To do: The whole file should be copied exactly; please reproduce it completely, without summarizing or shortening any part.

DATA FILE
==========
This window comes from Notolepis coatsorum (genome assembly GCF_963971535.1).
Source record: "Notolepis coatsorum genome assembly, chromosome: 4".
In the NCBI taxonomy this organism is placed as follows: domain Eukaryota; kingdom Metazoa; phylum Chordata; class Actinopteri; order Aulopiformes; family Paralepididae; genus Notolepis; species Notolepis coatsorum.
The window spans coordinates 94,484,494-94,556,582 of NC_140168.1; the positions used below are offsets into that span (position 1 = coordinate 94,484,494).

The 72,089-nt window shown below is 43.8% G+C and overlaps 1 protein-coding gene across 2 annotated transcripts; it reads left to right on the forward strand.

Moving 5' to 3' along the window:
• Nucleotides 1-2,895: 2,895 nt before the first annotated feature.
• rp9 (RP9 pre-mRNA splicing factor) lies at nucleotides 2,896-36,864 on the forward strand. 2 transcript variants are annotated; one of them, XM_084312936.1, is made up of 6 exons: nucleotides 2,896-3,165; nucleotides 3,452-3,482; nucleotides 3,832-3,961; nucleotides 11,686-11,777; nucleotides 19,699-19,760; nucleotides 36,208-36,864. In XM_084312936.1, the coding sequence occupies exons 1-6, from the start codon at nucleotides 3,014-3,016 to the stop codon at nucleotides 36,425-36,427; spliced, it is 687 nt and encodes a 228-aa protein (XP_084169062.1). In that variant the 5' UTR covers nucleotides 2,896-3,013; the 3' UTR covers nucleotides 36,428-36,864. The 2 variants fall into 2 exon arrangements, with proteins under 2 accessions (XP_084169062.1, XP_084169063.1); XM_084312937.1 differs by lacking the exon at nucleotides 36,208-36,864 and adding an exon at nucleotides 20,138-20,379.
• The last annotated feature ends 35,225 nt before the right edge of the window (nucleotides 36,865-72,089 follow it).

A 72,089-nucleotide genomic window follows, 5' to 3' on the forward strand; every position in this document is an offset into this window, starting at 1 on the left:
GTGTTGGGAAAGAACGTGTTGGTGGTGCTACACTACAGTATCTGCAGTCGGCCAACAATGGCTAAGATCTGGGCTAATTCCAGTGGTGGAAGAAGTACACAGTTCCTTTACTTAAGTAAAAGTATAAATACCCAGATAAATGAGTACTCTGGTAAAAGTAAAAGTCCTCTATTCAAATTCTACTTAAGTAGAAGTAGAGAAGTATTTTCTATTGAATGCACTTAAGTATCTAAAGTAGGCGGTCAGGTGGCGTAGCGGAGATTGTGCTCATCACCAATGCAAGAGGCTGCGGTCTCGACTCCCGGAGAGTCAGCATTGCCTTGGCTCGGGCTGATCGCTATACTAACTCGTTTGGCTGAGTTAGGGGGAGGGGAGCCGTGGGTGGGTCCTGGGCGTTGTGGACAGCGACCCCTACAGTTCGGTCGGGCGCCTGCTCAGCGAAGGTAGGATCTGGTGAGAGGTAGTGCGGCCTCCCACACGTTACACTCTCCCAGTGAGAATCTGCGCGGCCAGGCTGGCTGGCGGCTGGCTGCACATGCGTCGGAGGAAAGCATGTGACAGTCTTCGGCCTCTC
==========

This window comes from Notolepis coatsorum (genome assembly GCF_963971535.1).
Source record: "Notolepis coatsorum genome assembly, chromosome: 4".
In the NCBI taxonomy this organism is placed as follows: domain Eukaryota; kingdom Metazoa; phylum Chordata; class Actinopteri; order Aulopiformes; family Paralepididae; genus Notolepis; species Notolepis coatsorum.
The window spans coordinates 94,484,494-94,556,582 of NC_140168.1; the positions used below are offsets into that span (position 1 = coordinate 94,484,494).

The 72,089-nt window shown below is 43.8% G+C and overlaps 1 protein-coding gene across 2 annotated transcripts; it reads left to right on the forward strand.

Moving 5' to 3' along the window:
• Nucleotides 1-2,895: 2,895 nt before the first annotated feature.
• rp9 (RP9 pre-mRNA splicing factor) lies at nucleotides 2,896-36,864 on the forward strand. 2 transcript variants are annotated; one of them, XM_084312936.1, is made up of 6 exons: nucleotides 2,896-3,165; nucleotides 3,452-3,482; nucleotides 3,832-3,961; nucleotides 11,686-11,777; nucleotides 19,699-19,760; nucleotides 36,208-36,864. In XM_084312936.1, the coding sequence occupies exons 1-6, from the start codon at nucleotides 3,014-3,016 to the stop codon at nucleotides 36,425-36,427; spliced, it is 687 nt and encodes a 228-aa protein (XP_084169062.1). In that variant the 5' UTR covers nucleotides 2,896-3,013; the 3' UTR covers nucleotides 36,428-36,864. The 2 variants fall into 2 exon arrangements, with proteins under 2 accessions (XP_084169062.1, XP_084169063.1); XM_084312937.1 differs by lacking the exon at nucleotides 36,208-36,864 and adding an exon at nucleotides 20,138-20,379.
• The last annotated feature ends 35,225 nt before the right edge of the window (nucleotides 36,865-72,089 follow it).

A 72,089-nucleotide genomic window follows, 5' to 3' on the forward strand; every position in this document is an offset into this window, starting at 1 on the left:
GTGTTGGGAAAGAACGTGTTGGTGGTGCTACACTACAGTATCTGCAGTCGGCCAACAATGGCTAAGATCTGGGCTAATTCCAGTGGTGGAAGAAGTACACAGTTCCTTTACTTAAGTAAAAGTATAAATACCCAGATAAATGAGTACTCTGGTAAAAGTAAAAGTCCTCTATTCAAATTCTACTTAAGTAGAAGTAGAGAAGTATTTTCTATTGAATGCACTTAAGTATCTAAAGTAGGCGGTCAGGTGGCGTAGCGGAGATTGTGCTCATCACCAATGCAAGAGGCTGCGGTCTCGACTCCCGGAGAGTCAGCATTGCCTTGGCTCGGGCTGATCGCTATACTAACTCGTTTGGCTGAGTTAGGGGGAGGGGAGCCGTGGGTGGGTCCTGGGCGTTGTGGACAGCGACCCCTACAGTTCGGTCGGGCGCCTGCTCAGCGAAGGTAGGATCTGGTGAGAGGTAGTGCGGCCTCCCACACGTTACACTCTCCCAGTGAGAATCTGCGCGGCCAGGCTGGCTGGCGGCTGGCTGCACATGCGTCGGAGGAAAGCATGTGACAGTCTTCGGCCTCTC